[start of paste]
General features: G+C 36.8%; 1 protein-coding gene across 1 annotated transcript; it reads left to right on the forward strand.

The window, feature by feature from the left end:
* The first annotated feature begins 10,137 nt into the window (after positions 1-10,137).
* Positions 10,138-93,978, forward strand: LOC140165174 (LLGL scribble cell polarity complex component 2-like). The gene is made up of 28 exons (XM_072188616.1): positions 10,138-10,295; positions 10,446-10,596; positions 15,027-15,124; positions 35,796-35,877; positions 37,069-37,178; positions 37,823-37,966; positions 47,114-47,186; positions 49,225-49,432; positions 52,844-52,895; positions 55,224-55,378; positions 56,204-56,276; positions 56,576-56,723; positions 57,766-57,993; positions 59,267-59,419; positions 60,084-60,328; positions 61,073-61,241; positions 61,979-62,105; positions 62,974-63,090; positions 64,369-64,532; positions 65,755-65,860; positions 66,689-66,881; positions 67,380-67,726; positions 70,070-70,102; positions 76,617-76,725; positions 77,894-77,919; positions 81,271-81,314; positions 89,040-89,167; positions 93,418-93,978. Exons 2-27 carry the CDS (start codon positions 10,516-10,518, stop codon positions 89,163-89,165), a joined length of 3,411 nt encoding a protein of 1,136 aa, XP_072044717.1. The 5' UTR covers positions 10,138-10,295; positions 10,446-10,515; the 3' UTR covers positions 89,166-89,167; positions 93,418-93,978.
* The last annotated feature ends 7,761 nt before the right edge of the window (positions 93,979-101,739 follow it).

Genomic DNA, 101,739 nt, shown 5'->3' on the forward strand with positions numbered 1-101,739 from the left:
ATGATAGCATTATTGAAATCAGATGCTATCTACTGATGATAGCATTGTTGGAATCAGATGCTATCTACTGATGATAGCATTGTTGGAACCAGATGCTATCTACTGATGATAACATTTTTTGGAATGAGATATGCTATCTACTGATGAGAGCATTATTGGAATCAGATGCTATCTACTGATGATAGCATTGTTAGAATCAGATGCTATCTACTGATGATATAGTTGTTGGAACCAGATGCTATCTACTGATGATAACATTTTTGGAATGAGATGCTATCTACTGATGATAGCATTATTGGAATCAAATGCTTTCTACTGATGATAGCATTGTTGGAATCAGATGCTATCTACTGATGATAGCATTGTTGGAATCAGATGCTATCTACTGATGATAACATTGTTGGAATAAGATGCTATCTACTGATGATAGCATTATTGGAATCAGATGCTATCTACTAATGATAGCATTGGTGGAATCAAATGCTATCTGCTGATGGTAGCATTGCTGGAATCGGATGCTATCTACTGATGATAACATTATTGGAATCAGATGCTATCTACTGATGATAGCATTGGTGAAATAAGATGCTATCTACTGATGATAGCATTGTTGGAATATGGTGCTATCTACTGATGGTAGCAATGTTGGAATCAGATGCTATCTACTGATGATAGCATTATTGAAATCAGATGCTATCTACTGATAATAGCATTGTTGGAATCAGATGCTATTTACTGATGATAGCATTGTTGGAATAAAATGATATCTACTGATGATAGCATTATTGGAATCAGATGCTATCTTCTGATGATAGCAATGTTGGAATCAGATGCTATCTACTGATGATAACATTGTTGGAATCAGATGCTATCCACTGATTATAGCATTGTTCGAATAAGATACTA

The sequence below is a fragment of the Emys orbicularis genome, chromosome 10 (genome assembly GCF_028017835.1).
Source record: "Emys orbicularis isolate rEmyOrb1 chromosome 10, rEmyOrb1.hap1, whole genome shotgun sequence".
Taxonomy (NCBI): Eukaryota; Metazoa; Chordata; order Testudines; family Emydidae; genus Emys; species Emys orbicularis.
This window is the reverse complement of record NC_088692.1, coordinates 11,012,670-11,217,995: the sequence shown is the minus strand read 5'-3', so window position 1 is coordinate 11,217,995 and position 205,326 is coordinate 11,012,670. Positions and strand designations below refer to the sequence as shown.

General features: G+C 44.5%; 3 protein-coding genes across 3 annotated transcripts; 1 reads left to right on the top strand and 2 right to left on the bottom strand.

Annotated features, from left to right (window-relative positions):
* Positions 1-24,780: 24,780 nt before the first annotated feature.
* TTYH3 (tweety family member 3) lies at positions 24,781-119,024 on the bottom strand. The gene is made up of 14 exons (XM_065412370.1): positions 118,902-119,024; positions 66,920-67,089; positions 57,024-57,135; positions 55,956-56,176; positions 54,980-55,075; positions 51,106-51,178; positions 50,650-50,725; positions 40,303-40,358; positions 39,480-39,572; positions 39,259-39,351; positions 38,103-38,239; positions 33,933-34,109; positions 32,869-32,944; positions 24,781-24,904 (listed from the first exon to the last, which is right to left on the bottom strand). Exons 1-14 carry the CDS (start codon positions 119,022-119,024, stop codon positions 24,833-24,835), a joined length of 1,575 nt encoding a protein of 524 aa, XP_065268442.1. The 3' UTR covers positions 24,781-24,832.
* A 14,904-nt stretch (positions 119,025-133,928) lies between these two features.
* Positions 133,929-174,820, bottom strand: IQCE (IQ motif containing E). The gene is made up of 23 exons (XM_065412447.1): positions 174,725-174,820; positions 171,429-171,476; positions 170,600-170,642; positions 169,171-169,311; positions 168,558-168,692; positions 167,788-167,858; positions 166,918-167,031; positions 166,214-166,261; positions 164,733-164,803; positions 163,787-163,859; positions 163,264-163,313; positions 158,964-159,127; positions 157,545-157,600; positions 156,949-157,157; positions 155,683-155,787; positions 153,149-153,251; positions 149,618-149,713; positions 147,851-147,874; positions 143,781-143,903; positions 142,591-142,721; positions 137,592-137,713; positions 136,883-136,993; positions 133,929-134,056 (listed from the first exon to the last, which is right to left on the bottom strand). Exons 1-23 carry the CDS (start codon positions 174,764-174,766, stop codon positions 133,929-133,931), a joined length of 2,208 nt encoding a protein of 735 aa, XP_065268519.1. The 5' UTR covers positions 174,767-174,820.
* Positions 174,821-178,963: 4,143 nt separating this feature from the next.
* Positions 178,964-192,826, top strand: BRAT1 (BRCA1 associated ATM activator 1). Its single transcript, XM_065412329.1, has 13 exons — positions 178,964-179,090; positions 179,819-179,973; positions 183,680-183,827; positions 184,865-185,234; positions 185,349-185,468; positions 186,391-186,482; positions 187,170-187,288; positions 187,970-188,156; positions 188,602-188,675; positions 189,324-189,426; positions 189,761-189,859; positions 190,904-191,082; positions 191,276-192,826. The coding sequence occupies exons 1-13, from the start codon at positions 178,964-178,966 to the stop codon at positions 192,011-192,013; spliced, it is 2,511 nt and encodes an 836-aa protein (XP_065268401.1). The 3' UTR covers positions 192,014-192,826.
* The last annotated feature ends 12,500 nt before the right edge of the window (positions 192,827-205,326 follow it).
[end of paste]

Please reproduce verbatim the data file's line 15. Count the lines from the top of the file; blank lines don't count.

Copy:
* TTYH3 (tweety family member 3) lies at positions 24,781-119,024 on the bottom strand. The gene is made up of 14 exons (XM_065412370.1): positions 118,902-119,024; positions 66,920-67,089; positions 57,024-57,135; positions 55,956-56,176; positions 54,980-55,075; positions 51,106-51,178; positions 50,650-50,725; positions 40,303-40,358; positions 39,480-39,572; positions 39,259-39,351; positions 38,103-38,239; positions 33,933-34,109; positions 32,869-32,944; positions 24,781-24,904 (listed from the first exon to the last, which is right to left on the bottom strand). Exons 1-14 carry the CDS (start codon positions 119,022-119,024, stop codon positions 24,833-24,835), a joined length of 1,575 nt encoding a protein of 524 aa, XP_065268442.1. The 3' UTR covers positions 24,781-24,832.